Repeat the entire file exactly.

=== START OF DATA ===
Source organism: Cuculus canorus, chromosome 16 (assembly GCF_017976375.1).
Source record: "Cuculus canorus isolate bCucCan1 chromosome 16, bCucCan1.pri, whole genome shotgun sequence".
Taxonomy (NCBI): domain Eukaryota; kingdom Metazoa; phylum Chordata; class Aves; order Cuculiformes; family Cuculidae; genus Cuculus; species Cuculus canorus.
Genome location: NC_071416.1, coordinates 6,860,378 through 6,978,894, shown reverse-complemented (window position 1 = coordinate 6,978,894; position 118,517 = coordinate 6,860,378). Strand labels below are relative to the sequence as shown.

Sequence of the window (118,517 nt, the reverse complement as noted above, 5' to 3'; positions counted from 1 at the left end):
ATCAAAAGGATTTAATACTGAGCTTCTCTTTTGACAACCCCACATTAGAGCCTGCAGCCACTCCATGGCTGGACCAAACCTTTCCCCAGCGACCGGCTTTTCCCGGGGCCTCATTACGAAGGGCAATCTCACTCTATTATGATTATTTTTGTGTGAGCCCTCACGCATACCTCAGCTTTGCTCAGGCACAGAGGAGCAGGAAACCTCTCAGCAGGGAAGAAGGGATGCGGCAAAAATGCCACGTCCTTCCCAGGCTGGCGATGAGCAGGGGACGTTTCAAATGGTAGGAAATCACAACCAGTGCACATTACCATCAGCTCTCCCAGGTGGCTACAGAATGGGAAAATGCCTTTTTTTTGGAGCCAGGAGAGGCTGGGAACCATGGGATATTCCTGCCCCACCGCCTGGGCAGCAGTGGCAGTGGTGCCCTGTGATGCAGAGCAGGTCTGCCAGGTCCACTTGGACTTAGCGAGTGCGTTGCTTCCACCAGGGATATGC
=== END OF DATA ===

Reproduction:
Source organism: Cuculus canorus, chromosome 16 (assembly GCF_017976375.1).
Source record: "Cuculus canorus isolate bCucCan1 chromosome 16, bCucCan1.pri, whole genome shotgun sequence".
Taxonomy (NCBI): domain Eukaryota; kingdom Metazoa; phylum Chordata; class Aves; order Cuculiformes; family Cuculidae; genus Cuculus; species Cuculus canorus.
Genome location: NC_071416.1, coordinates 6,860,378 through 6,978,894, shown reverse-complemented (window position 1 = coordinate 6,978,894; position 118,517 = coordinate 6,860,378). Strand labels below are relative to the sequence as shown.

Sequence of the window (118,517 nt, the reverse complement as noted above, 5' to 3'; positions counted from 1 at the left end):
ATCAAAAGGATTTAATACTGAGCTTCTCTTTTGACAACCCCACATTAGAGCCTGCAGCCACTCCATGGCTGGACCAAACCTTTCCCCAGCGACCGGCTTTTCCCGGGGCCTCATTACGAAGGGCAATCTCACTCTATTATGATTATTTTTGTGTGAGCCCTCACGCATACCTCAGCTTTGCTCAGGCACAGAGGAGCAGGAAACCTCTCAGCAGGGAAGAAGGGATGCGGCAAAAATGCCACGTCCTTCCCAGGCTGGCGATGAGCAGGGGACGTTTCAAATGGTAGGAAATCACAACCAGTGCACATTACCATCAGCTCTCCCAGGTGGCTACAGAATGGGAAAATGCCTTTTTTTTGGAGCCAGGAGAGGCTGGGAACCATGGGATATTCCTGCCCCACCGCCTGGGCAGCAGTGGCAGTGGTGCCCTGTGATGCAGAGCAGGTCTGCCAGGTCCACTTGGACTTAGCGAGTGCGTTGCTTCCACCAGGGATATGC